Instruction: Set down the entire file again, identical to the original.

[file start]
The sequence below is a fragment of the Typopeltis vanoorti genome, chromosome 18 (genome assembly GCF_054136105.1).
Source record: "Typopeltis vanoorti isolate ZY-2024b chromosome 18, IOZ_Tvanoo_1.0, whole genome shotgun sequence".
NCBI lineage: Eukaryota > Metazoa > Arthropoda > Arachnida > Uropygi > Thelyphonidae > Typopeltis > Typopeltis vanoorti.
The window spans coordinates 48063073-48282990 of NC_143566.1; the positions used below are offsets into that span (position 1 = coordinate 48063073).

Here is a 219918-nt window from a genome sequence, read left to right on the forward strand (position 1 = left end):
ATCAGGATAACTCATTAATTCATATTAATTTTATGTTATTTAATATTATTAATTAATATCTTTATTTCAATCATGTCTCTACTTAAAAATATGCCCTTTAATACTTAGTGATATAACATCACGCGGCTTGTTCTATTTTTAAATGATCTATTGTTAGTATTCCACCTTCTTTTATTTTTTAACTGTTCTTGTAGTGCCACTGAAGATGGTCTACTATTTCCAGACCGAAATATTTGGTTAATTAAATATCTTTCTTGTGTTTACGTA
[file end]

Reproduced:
The sequence below is a fragment of the Typopeltis vanoorti genome, chromosome 18 (genome assembly GCF_054136105.1).
Source record: "Typopeltis vanoorti isolate ZY-2024b chromosome 18, IOZ_Tvanoo_1.0, whole genome shotgun sequence".
NCBI lineage: Eukaryota > Metazoa > Arthropoda > Arachnida > Uropygi > Thelyphonidae > Typopeltis > Typopeltis vanoorti.
The window spans coordinates 48063073-48282990 of NC_143566.1; the positions used below are offsets into that span (position 1 = coordinate 48063073).

Here is a 219918-nt window from a genome sequence, read left to right on the forward strand (position 1 = left end):
ATCAGGATAACTCATTAATTCATATTAATTTTATGTTATTTAATATTATTAATTAATATCTTTATTTCAATCATGTCTCTACTTAAAAATATGCCCTTTAATACTTAGTGATATAACATCACGCGGCTTGTTCTATTTTTAAATGATCTATTGTTAGTATTCCACCTTCTTTTATTTTTTAACTGTTCTTGTAGTGCCACTGAAGATGGTCTACTATTTCCAGACCGAAATATTTGGTTAATTAAATATCTTTCTTGTGTTTACGTA